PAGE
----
Detroit’s Protomartyr are a post-punk influenced group with a manifesto as canny and mysterious as the found photograph on the cover of their new album Relatives in Dissent. The kid adorning the cover wears a white robe and has soft features, but his gaze looking outward is defiant, almost cold. This band is a hard-bitten but literate lot; vocalist Joe Casey (whose raspy muttering and shouting understandably get him compared to Dave Thomas, of fellow Midwestern outsider rockers Pere Ubu) mixes nasty invective with highfalutin allusions. And the musical backdrop (handled by Scott Davidson on bass, Alex Leonard on drums, and Greg Ahee on guitar) isn’t exactly your standard garage-punk type deal—it’s often tense, dissonant.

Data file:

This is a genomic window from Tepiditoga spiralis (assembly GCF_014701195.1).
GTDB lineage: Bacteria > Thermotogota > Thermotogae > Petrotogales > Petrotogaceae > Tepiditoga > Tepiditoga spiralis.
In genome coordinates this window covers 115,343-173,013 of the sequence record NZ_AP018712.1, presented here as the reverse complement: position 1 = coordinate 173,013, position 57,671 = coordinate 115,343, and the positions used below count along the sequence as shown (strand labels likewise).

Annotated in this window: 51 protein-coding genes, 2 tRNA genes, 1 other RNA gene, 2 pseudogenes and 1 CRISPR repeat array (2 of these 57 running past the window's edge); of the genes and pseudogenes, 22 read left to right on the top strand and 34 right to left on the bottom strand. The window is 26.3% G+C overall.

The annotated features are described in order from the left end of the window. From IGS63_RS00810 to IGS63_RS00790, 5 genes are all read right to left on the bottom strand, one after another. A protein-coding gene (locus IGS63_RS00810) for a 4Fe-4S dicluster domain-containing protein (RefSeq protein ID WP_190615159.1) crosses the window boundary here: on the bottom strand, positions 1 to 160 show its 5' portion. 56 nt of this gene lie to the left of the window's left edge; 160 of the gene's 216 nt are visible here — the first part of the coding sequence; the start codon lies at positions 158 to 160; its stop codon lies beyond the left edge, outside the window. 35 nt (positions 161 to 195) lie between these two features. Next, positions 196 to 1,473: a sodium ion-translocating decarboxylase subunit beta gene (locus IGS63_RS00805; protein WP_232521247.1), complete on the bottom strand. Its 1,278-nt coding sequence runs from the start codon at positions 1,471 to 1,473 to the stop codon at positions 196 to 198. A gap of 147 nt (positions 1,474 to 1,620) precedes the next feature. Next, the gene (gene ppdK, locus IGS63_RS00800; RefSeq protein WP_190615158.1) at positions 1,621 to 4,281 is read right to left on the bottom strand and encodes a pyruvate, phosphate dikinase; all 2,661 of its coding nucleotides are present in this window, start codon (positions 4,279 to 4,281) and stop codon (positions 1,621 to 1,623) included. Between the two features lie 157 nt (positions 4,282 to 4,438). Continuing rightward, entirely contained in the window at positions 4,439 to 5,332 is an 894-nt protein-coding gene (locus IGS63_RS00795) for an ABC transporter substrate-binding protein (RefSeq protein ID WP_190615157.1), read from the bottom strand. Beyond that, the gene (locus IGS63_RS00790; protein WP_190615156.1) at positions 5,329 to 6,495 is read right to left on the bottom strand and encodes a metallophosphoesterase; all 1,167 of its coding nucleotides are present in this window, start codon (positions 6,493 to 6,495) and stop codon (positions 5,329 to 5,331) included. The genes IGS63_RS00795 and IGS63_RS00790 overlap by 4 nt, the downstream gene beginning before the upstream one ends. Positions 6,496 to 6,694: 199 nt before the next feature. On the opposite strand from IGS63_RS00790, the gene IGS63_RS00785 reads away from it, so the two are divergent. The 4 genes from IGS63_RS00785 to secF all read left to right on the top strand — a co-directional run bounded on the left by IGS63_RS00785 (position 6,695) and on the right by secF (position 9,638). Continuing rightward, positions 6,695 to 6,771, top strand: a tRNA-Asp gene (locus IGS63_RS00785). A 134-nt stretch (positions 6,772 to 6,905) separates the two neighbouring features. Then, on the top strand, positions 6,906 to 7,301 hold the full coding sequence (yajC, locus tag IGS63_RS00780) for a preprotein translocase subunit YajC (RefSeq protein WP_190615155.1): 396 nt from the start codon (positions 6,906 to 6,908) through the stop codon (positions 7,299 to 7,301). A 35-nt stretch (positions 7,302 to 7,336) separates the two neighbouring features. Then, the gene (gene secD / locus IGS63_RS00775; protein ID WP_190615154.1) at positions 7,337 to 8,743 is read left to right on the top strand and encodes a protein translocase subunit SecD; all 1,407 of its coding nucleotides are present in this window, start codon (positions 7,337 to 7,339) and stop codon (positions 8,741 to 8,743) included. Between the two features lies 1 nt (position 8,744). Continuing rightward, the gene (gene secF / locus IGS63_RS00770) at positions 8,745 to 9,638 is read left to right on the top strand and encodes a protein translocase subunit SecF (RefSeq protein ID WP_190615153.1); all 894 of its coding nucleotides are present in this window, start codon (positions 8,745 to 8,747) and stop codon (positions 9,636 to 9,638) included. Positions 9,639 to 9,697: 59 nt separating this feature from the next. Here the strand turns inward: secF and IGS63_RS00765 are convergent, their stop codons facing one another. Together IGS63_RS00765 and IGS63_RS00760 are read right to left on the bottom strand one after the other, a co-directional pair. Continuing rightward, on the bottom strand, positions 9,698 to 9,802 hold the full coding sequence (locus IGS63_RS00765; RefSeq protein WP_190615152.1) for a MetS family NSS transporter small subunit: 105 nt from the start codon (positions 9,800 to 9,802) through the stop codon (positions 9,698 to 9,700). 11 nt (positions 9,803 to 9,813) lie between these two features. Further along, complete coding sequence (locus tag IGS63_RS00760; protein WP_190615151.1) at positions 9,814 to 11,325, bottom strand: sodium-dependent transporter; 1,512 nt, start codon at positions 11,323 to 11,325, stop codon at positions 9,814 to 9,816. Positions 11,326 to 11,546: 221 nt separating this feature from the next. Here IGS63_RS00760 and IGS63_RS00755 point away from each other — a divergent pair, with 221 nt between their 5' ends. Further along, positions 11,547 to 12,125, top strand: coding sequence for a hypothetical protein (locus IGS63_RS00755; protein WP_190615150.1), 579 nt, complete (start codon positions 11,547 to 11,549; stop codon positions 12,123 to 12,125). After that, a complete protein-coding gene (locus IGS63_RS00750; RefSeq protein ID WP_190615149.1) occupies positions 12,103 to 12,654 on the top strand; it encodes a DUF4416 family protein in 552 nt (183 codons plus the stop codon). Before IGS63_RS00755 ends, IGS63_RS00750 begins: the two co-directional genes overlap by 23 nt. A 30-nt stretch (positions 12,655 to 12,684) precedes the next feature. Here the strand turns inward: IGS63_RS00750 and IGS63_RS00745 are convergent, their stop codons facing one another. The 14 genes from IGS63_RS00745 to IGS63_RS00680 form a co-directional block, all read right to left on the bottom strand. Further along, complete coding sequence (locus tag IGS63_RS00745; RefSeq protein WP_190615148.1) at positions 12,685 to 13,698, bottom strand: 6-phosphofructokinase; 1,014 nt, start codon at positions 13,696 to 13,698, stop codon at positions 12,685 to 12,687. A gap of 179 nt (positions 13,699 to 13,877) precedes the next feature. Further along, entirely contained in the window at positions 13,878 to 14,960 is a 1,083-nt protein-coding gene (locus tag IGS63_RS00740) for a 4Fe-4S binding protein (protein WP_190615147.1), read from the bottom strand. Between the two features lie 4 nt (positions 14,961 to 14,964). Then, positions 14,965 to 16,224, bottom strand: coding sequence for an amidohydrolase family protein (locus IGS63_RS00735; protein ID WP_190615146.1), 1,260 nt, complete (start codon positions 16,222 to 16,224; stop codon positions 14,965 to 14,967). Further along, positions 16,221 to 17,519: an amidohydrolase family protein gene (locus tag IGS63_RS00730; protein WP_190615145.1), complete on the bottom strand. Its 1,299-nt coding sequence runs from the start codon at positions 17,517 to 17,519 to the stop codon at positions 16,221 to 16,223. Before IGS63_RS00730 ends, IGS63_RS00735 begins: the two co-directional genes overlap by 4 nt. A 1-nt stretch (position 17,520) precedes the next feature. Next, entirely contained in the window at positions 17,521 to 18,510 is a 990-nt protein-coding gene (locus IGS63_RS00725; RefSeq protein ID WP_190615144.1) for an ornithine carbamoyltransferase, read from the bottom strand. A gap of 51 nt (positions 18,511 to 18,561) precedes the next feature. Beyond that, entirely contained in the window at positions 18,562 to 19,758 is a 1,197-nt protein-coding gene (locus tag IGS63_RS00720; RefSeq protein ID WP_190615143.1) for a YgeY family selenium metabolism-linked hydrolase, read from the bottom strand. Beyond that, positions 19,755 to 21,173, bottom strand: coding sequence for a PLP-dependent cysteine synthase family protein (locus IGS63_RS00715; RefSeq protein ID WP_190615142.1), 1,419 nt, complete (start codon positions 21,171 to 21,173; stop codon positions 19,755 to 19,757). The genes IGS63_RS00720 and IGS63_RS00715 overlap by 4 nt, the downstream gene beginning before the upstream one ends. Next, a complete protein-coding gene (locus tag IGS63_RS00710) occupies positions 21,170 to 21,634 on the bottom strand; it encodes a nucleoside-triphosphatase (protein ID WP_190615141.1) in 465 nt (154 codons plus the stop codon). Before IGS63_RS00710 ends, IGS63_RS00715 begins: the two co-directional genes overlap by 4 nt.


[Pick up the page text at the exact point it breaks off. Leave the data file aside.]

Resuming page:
On Relatives in Dissent, Protomartyr make good to accentuate their arty tendencies, moving away from fuzzed-out garage rock towards something still darker, with an undercurrent of unease and an incisive lyrical bite. It’s an album of industrial ruin and apocalyptic black humor, with Casey’s zoned-out narration ferrying you down streets where nothing is as it seems. “My Children” and “Windsor Hum” paint a bleak picture of the future, but they’re also cheeky in their depiction of the pricks behind it. But the hope offered by “Night-Blooming Cereus” definitely isn’t ironic. Worthy of note.